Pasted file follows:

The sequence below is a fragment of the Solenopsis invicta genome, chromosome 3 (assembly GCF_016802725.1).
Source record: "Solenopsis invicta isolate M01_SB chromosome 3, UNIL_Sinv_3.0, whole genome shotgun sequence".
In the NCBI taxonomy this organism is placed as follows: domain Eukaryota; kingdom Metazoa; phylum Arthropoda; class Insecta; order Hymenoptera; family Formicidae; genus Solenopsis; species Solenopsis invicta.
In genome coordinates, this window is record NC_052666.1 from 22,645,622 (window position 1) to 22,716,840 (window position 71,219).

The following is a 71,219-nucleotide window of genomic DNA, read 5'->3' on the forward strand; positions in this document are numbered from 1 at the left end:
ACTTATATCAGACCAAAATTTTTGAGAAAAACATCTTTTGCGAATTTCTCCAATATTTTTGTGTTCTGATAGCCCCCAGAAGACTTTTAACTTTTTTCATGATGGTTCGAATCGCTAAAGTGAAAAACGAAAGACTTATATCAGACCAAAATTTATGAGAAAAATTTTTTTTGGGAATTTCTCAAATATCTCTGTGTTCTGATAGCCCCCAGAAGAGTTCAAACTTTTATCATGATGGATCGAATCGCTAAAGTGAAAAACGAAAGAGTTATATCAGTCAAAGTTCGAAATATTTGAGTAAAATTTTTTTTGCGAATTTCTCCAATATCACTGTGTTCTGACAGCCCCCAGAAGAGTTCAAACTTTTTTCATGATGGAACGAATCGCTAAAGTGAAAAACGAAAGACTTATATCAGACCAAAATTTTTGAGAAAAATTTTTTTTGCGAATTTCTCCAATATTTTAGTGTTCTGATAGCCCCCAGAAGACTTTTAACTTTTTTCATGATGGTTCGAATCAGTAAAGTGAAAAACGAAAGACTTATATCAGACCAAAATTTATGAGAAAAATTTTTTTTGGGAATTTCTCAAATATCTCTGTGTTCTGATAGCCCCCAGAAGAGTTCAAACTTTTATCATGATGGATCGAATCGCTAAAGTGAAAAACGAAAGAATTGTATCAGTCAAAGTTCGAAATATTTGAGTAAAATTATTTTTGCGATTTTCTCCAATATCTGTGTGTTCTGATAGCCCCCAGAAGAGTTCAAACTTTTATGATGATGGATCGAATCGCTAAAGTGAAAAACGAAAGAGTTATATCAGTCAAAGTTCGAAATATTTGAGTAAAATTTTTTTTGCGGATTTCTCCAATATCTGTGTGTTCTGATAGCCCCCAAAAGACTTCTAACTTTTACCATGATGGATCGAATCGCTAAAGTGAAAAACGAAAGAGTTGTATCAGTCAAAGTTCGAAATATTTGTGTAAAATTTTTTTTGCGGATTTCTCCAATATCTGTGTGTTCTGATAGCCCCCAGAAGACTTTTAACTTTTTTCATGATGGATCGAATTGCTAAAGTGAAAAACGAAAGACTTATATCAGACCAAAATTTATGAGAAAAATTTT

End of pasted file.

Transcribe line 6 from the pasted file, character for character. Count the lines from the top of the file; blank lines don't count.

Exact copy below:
ACTTATATCAGACCAAAATTTTTGAGAAAAACATCTTTTGCGAATTTCTCCAATATTTTTGTGTTCTGATAGCCCCCAGAAGACTTTTAACTTTTTTCATGATGGTTCGAATCGCTAAAGTGAAAAACGAAAGACTTATATCAGACCAAAATTTATGAGAAAAATTTTTTTTGGGAATTTCTCAAATATCTCTGTGTTCTGATAGCCCCCAGAAGAGTTCAAACTTTTATCATGATGGATCGAATCGCTAAAGTGAAAAACGAAAGAGTTATATCAGTCAAAGTTCGAAATATTTGAGTAAAATTTTTTTTGCGAATTTCTCCAATATCACTGTGTTCTGACAGCCCCCAGAAGAGTTCAAACTTTTTTCATGATGGAACGAATCGCTAAAGTGAAAAACGAAAGACTTATATCAGACCAAAATTTTTGAGAAAAATTTTTTTTGCGAATTTCTCCAATATTTTAGTGTTCTGATAGCCCCCAGAAGACTTTTAACTTTTTTCATGATGGTTCGAATCAGTAAAGTGAAAAACGAAAGACTTATATCAGACCAAAATTTATGAGAAAAATTTTTTTTGGGAATTTCTCAAATATCTCTGTGTTCTGATAGCCCCCAGAAGAGTTCAAACTTTTATCATGATGGATCGAATCGCTAAAGTGAAAAACGAAAGAATTGTATCAGTCAAAGTTCGAAATATTTGAGTAAAATTATTTTTGCGATTTTCTCCAATATCTGTGTGTTCTGATAGCCCCCAGAAGAGTTCAAACTTTTATGATGATGGATCGAATCGCTAAAGTGAAAAACGAAAGAGTTATATCAGTCAAAGTTCGAAATATTTGAGTAAAATTTTTTTTGCGGATTTCTCCAATATCTGTGTGTTCTGATAGCCCCCAAAAGACTTCTAACTTTTACCATGATGGATCGAATCGCTAAAGTGAAAAACGAAAGAGTTGTATCAGTCAAAGTTCGAAATATTTGTGTAAAATTTTTTTTGCGGATTTCTCCAATATCTGTGTGTTCTGATAGCCCCCAGAAGACTTTTAACTTTTTTCATGATGGATCGAATTGCTAAAGTGAAAAACGAAAGACTTATATCAGACCAAAATTTATGAGAAAAATTTT